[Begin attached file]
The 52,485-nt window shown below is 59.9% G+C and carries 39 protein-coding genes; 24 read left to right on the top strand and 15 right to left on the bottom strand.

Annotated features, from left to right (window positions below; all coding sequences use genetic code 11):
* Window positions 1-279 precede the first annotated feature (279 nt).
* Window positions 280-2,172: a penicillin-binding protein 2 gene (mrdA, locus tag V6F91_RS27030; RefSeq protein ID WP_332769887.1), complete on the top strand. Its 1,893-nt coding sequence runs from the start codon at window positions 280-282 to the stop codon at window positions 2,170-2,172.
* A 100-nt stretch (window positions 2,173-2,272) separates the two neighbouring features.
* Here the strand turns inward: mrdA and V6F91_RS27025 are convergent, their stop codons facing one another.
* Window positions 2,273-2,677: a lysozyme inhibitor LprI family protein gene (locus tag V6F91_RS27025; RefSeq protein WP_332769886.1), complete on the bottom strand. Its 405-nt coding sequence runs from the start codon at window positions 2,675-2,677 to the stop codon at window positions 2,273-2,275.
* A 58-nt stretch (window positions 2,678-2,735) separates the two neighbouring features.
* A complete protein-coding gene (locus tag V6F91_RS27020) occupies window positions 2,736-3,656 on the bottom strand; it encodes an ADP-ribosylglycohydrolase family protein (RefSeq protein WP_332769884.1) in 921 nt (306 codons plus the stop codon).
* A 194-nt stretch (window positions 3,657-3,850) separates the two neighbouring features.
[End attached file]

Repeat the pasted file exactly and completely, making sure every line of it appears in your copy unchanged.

The 52,485-nt window shown below is 59.9% G+C and carries 39 protein-coding genes; 24 read left to right on the top strand and 15 right to left on the bottom strand.

Annotated features, from left to right (window positions below; all coding sequences use genetic code 11):
* Window positions 1-279 precede the first annotated feature (279 nt).
* Window positions 280-2,172: a penicillin-binding protein 2 gene (mrdA, locus tag V6F91_RS27030; RefSeq protein ID WP_332769887.1), complete on the top strand. Its 1,893-nt coding sequence runs from the start codon at window positions 280-282 to the stop codon at window positions 2,170-2,172.
* A 100-nt stretch (window positions 2,173-2,272) separates the two neighbouring features.
* Here the strand turns inward: mrdA and V6F91_RS27025 are convergent, their stop codons facing one another.
* Window positions 2,273-2,677: a lysozyme inhibitor LprI family protein gene (locus tag V6F91_RS27025; RefSeq protein WP_332769886.1), complete on the bottom strand. Its 405-nt coding sequence runs from the start codon at window positions 2,675-2,677 to the stop codon at window positions 2,273-2,275.
* A 58-nt stretch (window positions 2,678-2,735) separates the two neighbouring features.
* A complete protein-coding gene (locus tag V6F91_RS27020) occupies window positions 2,736-3,656 on the bottom strand; it encodes an ADP-ribosylglycohydrolase family protein (RefSeq protein WP_332769884.1) in 921 nt (306 codons plus the stop codon).
* A 194-nt stretch (window positions 3,657-3,850) separates the two neighbouring features.